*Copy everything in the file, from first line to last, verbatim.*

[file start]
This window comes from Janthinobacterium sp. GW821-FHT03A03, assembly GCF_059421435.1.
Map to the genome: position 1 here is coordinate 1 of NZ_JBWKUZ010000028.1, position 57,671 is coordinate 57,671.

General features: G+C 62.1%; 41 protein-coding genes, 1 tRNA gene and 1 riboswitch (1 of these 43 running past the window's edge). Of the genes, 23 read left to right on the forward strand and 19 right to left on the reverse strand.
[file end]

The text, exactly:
This window comes from Janthinobacterium sp. GW821-FHT03A03, assembly GCF_059421435.1.
Map to the genome: position 1 here is coordinate 1 of NZ_JBWKUZ010000028.1, position 57,671 is coordinate 57,671.

General features: G+C 62.1%; 41 protein-coding genes, 1 tRNA gene and 1 riboswitch (1 of these 43 running past the window's edge). Of the genes, 23 read left to right on the forward strand and 19 right to left on the reverse strand.